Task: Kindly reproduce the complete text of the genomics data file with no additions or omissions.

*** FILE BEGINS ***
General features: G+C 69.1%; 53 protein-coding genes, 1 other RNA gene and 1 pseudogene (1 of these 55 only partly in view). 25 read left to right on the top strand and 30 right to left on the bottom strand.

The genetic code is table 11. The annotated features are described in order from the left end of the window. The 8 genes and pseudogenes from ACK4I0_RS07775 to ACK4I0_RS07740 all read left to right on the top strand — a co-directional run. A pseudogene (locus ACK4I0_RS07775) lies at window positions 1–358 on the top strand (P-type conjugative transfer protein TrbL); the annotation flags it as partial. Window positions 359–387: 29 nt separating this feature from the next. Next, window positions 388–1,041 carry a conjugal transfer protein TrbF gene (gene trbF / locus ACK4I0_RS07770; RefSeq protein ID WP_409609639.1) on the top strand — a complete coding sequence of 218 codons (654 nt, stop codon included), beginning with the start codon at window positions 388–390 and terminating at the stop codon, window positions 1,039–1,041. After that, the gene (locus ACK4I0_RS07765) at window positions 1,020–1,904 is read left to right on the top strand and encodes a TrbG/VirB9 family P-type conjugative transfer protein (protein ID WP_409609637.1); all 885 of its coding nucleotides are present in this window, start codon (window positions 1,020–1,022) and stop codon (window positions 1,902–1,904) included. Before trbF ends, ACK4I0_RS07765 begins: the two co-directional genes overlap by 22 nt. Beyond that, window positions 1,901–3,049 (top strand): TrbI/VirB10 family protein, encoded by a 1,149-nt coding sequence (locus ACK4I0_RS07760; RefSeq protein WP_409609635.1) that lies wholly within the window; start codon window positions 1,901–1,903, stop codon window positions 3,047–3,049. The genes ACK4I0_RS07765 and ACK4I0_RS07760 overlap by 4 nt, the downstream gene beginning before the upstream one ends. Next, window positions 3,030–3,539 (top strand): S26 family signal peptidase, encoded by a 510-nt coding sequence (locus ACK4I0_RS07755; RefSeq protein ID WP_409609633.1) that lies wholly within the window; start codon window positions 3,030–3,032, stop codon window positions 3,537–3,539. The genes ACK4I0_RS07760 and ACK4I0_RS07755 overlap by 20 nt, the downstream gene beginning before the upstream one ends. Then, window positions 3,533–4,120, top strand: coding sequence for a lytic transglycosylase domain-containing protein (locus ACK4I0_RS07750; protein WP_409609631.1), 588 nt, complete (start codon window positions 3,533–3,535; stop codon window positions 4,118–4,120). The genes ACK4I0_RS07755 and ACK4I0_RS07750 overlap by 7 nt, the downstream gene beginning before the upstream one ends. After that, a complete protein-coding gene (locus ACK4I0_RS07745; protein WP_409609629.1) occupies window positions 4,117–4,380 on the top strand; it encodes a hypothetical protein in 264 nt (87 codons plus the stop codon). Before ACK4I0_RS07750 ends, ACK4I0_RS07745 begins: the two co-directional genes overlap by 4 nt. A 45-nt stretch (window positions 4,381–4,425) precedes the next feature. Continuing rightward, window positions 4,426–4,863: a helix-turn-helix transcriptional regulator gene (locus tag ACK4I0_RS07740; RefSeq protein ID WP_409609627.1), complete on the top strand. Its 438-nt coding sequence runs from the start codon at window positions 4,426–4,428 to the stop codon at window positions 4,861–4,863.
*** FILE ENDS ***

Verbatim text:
General features: G+C 69.1%; 53 protein-coding genes, 1 other RNA gene and 1 pseudogene (1 of these 55 only partly in view). 25 read left to right on the top strand and 30 right to left on the bottom strand.

The genetic code is table 11. The annotated features are described in order from the left end of the window. The 8 genes and pseudogenes from ACK4I0_RS07775 to ACK4I0_RS07740 all read left to right on the top strand — a co-directional run. A pseudogene (locus ACK4I0_RS07775) lies at window positions 1–358 on the top strand (P-type conjugative transfer protein TrbL); the annotation flags it as partial. Window positions 359–387: 29 nt separating this feature from the next. Next, window positions 388–1,041 carry a conjugal transfer protein TrbF gene (gene trbF / locus ACK4I0_RS07770; RefSeq protein ID WP_409609639.1) on the top strand — a complete coding sequence of 218 codons (654 nt, stop codon included), beginning with the start codon at window positions 388–390 and terminating at the stop codon, window positions 1,039–1,041. After that, the gene (locus ACK4I0_RS07765) at window positions 1,020–1,904 is read left to right on the top strand and encodes a TrbG/VirB9 family P-type conjugative transfer protein (protein ID WP_409609637.1); all 885 of its coding nucleotides are present in this window, start codon (window positions 1,020–1,022) and stop codon (window positions 1,902–1,904) included. Before trbF ends, ACK4I0_RS07765 begins: the two co-directional genes overlap by 22 nt. Beyond that, window positions 1,901–3,049 (top strand): TrbI/VirB10 family protein, encoded by a 1,149-nt coding sequence (locus ACK4I0_RS07760; RefSeq protein WP_409609635.1) that lies wholly within the window; start codon window positions 1,901–1,903, stop codon window positions 3,047–3,049. The genes ACK4I0_RS07765 and ACK4I0_RS07760 overlap by 4 nt, the downstream gene beginning before the upstream one ends. Next, window positions 3,030–3,539 (top strand): S26 family signal peptidase, encoded by a 510-nt coding sequence (locus ACK4I0_RS07755; RefSeq protein ID WP_409609633.1) that lies wholly within the window; start codon window positions 3,030–3,032, stop codon window positions 3,537–3,539. The genes ACK4I0_RS07760 and ACK4I0_RS07755 overlap by 20 nt, the downstream gene beginning before the upstream one ends. Then, window positions 3,533–4,120, top strand: coding sequence for a lytic transglycosylase domain-containing protein (locus ACK4I0_RS07750; protein WP_409609631.1), 588 nt, complete (start codon window positions 3,533–3,535; stop codon window positions 4,118–4,120). The genes ACK4I0_RS07755 and ACK4I0_RS07750 overlap by 7 nt, the downstream gene beginning before the upstream one ends. After that, a complete protein-coding gene (locus ACK4I0_RS07745; protein WP_409609629.1) occupies window positions 4,117–4,380 on the top strand; it encodes a hypothetical protein in 264 nt (87 codons plus the stop codon). Before ACK4I0_RS07750 ends, ACK4I0_RS07745 begins: the two co-directional genes overlap by 4 nt. A 45-nt stretch (window positions 4,381–4,425) precedes the next feature. Continuing rightward, window positions 4,426–4,863: a helix-turn-helix transcriptional regulator gene (locus tag ACK4I0_RS07740; RefSeq protein ID WP_409609627.1), complete on the top strand. Its 438-nt coding sequence runs from the start codon at window positions 4,426–4,428 to the stop codon at window positions 4,861–4,863.